WASHINGTON, April 27 (Yonhap) — South Korean President Yoon Suk Yeol vowed Thursday to work together with the United States to promote freedom around the world, saying the country will play a role as a “compass for freedom.”
Yoon made the pledge during an address to a joint meeting of the U.S. Congress, as he recalled the birth of the bilateral alliance 70 years ago at the end of the Korean War and looked forward to a new chapter of closer cooperation.
“Our alliance was forged 70 years ago to defend Korea’s freedom,” he said in English. “The alliance has now become a global alliance that safeguards freedom and peace around the world.”
Yoon said South Korea will fulfill its responsibilities and play a part that matches its economic capacity.
“Together with the U.S., Korea will play the role as a ‘compass for freedom,'” he said. “It will safeguard and broaden the freedom of citizens of the world.”
Yoon spoke on the fourth day of his six-day state visit to the U.S., which came as the two countries celebrate the 70th anniversary of their alliance. On Wednesday, Yoon held a summit with U.S. President Joe Biden at the White House and attended a state dinner.
During his speech, Yoon put a spotlight on the Americans who helped defend South Korea in the Korean War, including the late Colonel William Weber, who lost his right arm and leg in the Battle for Hill 324 in Wonju.
Yoon asked a granddaughter of Weber to stand up from the audience and thanked her on behalf of the Korean people.
“Korea will never forget the great American heroes who fought with us to defend freedom,” he said.
Paying tribute to all the Korean War veterans and their families, he added: “You did not hesitate to send your sons and daughters, husbands and wives, brothers and sisters. You answered the call to defend the freedom of a country across the Pacific.”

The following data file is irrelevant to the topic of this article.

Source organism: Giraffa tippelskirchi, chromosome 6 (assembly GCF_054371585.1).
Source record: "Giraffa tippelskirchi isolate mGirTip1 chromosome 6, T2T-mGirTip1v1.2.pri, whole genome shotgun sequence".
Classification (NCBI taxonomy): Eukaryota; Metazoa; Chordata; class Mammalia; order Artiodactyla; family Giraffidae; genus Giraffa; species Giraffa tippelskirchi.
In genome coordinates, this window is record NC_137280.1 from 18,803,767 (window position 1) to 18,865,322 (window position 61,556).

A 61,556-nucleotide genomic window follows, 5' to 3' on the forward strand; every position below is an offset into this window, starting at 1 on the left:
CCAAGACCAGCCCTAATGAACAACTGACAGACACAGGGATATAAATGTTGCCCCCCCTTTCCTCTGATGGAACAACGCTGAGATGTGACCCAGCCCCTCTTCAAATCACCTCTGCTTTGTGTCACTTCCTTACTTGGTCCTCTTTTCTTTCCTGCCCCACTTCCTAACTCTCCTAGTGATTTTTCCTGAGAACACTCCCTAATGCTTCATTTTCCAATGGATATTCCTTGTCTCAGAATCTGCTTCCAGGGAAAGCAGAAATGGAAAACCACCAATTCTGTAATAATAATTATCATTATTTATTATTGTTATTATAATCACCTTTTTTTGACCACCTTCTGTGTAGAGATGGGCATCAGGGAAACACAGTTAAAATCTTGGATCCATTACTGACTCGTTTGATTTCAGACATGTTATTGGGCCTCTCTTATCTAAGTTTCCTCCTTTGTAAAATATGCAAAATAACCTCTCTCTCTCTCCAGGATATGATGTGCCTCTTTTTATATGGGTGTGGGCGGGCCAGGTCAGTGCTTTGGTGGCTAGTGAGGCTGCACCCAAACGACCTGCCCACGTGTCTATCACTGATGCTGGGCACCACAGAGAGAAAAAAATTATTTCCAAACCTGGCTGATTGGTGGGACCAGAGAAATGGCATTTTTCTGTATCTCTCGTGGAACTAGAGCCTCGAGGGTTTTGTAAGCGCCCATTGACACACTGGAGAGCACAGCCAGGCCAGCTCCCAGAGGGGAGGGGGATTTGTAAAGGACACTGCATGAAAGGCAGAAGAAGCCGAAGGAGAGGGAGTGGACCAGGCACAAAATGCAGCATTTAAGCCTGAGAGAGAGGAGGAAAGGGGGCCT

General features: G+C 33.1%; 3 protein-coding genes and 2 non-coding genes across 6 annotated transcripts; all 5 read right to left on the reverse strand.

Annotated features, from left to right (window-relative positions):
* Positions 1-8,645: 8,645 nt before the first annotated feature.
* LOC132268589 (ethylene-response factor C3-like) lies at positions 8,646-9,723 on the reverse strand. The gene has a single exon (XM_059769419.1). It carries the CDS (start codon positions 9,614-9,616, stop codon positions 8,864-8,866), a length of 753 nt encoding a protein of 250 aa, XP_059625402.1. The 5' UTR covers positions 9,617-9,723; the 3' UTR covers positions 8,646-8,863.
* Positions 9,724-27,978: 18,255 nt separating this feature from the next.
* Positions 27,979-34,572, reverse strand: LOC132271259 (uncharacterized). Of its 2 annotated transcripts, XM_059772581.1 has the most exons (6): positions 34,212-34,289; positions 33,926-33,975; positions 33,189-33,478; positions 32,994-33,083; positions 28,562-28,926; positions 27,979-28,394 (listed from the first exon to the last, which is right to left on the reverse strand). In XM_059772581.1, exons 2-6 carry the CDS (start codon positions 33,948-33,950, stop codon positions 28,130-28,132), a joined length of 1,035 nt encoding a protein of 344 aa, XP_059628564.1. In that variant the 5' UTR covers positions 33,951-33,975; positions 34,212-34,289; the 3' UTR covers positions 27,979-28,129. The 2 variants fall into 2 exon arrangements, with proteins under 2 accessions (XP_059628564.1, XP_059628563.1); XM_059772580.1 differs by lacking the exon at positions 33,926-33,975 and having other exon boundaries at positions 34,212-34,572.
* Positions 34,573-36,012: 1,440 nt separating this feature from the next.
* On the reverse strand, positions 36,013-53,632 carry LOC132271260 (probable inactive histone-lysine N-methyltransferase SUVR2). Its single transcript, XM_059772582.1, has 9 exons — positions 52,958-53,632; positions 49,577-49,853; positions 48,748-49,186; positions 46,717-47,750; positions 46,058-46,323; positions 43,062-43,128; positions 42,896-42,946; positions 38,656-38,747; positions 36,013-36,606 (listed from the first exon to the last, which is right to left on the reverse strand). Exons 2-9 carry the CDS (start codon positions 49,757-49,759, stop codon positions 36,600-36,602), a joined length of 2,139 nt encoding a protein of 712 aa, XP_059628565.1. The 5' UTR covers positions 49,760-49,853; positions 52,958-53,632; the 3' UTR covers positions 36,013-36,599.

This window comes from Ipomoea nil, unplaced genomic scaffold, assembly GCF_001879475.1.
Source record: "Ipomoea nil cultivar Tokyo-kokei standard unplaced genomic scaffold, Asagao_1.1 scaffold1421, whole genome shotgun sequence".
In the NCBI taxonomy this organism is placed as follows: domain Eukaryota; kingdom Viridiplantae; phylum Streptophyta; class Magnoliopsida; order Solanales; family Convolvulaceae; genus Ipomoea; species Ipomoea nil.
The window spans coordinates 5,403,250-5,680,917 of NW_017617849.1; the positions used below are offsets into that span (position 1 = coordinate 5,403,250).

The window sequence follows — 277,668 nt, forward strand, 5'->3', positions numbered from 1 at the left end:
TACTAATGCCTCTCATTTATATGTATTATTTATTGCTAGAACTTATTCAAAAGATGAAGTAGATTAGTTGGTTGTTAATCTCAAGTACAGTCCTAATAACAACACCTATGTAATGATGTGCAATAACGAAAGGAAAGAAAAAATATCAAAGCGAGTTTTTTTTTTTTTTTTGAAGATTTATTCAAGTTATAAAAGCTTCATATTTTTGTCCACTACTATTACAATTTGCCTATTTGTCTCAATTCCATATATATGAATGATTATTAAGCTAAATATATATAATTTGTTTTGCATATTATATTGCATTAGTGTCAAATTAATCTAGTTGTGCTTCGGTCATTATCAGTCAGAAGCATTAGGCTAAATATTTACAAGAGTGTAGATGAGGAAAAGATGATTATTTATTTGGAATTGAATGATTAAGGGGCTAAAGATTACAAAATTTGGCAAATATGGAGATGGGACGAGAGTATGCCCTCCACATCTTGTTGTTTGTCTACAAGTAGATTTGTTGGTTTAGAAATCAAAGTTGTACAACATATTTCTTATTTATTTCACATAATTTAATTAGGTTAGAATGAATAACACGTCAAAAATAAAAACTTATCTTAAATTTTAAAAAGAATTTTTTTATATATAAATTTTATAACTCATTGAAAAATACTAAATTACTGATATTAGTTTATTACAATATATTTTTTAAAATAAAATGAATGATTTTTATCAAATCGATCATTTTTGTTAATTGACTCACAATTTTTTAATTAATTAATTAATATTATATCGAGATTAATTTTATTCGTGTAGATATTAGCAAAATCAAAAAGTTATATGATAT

Yoon recalled that there was no guarantee of success when the alliance started, but now it is stronger than ever, more prosperous together, and more connected like no other.
“Indeed, it has been the linchpin safeguarding our freedom, peace and prosperity,” he said.
Yoon also used the speech to highlight challenges to democracy, saying false propaganda and disinformation are distorting the truth and public opinion in many parts of the world.
“We must not be fooled by such deception and disguise,” he said. “We must work together and fight the forces of falsehood and deception that seek to destroy democracy and the rule of law.”
Claiming that freedom and democracy are once again under threat, Yoon denounced the war against Ukraine as a violation of international law.
“It is an attempt to unilaterally change the status quo with force,” he said. “Korea strongly condemns the unprovoked armed attack against Ukraine.”
On Ukraine, Yoon said South Korea will stand in solidarity with the free world, actively work to safeguard the freedom of the Ukrainian people and support the country’s reconstruction.
On North Korea, Yoon noted that he and Biden agreed Wednesday to strengthen the U.S. nuclear commitment to South Korea.
“Along with close Korea-U.S. coordination, we need to speed up Korea-U.S.-Japan trilateral security cooperation to counter increasing North Korean nuclear threats,” he said.
“My government will respond firmly to provocations,” he continued, describing the North’s nuclear program and missile provocations as a serious threat to peace on the Korean Peninsula and beyond.
“But at the same time, we will keep the door open for dialogue on North Korea’s denuclearization,” he said, urging North Korea to cease its provocations and take the right path.
Yoon also called attention to North Korea’s human rights abuses, referring to cases of people being shot and killed for violating COVID-19 prevention measures and some being publicly executed for watching and sharing South Korean shows.
“We must raise global awareness of the dire human rights situation in North Korea,” he said. “We must not shy away from our duty to promote freedom for North Koreans.”
Yoon was the seventh South Korean president to address a joint session of Congress and the first since President Park Geun-hye in 2013. Park also spoke in English at the time.
His speech was received with frequent applause and standing ovations. At times, he prompted laughter from the crowd
“Even if you didn’t know my name, you may know BTS and BLACKPINK,” Yoon said, referring to two popular K-pop bands. “BTS beat me to the White House, but I beat them to Capitol Hill.”
BTS visited the White House last May to meet with Biden and speak out against anti-Asian hate crimes.